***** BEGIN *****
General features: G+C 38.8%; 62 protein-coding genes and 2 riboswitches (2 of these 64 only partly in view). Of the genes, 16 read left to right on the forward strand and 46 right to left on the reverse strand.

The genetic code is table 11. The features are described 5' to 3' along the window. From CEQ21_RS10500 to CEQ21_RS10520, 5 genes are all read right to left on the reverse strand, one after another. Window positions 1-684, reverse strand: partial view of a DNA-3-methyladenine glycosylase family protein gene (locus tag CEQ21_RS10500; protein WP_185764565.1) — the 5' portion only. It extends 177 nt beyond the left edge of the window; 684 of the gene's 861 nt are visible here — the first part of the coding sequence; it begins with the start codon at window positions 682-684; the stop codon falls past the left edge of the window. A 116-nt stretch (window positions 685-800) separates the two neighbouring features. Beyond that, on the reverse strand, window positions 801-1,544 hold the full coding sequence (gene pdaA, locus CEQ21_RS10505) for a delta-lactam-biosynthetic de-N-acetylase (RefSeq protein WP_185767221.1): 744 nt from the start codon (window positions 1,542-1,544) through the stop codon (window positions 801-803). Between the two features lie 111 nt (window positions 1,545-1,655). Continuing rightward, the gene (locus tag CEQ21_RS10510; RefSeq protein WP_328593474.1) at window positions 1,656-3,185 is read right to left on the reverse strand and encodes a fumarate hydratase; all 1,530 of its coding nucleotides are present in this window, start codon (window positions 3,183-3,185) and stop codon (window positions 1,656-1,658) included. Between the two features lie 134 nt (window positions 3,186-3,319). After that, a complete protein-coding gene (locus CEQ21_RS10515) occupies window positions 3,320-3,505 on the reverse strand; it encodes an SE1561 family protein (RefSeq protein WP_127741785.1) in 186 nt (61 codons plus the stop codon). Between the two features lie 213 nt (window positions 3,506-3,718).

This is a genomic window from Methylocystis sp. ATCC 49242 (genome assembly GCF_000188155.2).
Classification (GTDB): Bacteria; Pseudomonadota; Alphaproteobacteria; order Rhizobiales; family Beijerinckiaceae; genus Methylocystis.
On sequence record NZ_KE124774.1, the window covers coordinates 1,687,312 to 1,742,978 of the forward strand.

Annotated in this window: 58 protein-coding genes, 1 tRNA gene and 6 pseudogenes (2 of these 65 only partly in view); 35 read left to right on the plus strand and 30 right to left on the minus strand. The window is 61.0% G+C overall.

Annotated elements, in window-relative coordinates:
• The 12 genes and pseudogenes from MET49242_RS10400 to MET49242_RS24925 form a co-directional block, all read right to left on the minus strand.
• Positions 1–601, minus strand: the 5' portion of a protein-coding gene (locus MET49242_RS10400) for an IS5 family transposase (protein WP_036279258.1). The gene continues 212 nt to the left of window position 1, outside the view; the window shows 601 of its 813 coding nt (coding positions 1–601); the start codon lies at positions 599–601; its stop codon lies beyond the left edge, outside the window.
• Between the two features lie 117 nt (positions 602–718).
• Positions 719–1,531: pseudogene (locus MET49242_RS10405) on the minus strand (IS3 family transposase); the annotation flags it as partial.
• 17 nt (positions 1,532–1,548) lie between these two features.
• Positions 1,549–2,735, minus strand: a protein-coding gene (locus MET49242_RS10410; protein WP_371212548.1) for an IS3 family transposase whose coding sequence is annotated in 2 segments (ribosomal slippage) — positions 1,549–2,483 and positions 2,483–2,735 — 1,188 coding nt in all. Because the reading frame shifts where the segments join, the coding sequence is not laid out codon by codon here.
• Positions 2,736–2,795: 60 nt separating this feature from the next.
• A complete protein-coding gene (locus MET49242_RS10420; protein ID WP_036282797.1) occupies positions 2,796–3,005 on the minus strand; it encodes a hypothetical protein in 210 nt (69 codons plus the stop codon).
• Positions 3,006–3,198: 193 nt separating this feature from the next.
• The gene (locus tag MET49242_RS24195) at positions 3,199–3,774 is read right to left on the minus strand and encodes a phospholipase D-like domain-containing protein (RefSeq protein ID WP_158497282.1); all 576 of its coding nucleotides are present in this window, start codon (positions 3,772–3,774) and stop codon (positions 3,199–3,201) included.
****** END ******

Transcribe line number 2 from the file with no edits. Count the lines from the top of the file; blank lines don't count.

The genetic code is table 11. The features are described 5' to 3' along the window. From CEQ21_RS10500 to CEQ21_RS10520, 5 genes are all read right to left on the reverse strand, one after another. Window positions 1-684, reverse strand: partial view of a DNA-3-methyladenine glycosylase family protein gene (locus tag CEQ21_RS10500; protein WP_185764565.1) — the 5' portion only. It extends 177 nt beyond the left edge of the window; 684 of the gene's 861 nt are visible here — the first part of the coding sequence; it begins with the start codon at window positions 682-684; the stop codon falls past the left edge of the window. A 116-nt stretch (window positions 685-800) separates the two neighbouring features. Beyond that, on the reverse strand, window positions 801-1,544 hold the full coding sequence (gene pdaA, locus CEQ21_RS10505) for a delta-lactam-biosynthetic de-N-acetylase (RefSeq protein WP_185767221.1): 744 nt from the start codon (window positions 1,542-1,544) through the stop codon (window positions 801-803). Between the two features lie 111 nt (window positions 1,545-1,655). Continuing rightward, the gene (locus tag CEQ21_RS10510; RefSeq protein WP_328593474.1) at window positions 1,656-3,185 is read right to left on the reverse strand and encodes a fumarate hydratase; all 1,530 of its coding nucleotides are present in this window, start codon (window positions 3,183-3,185) and stop codon (window positions 1,656-1,658) included. Between the two features lie 134 nt (window positions 3,186-3,319). After that, a complete protein-coding gene (locus CEQ21_RS10515) occupies window positions 3,320-3,505 on the reverse strand; it encodes an SE1561 family protein (RefSeq protein WP_127741785.1) in 186 nt (61 codons plus the stop codon). Between the two features lie 213 nt (window positions 3,506-3,718).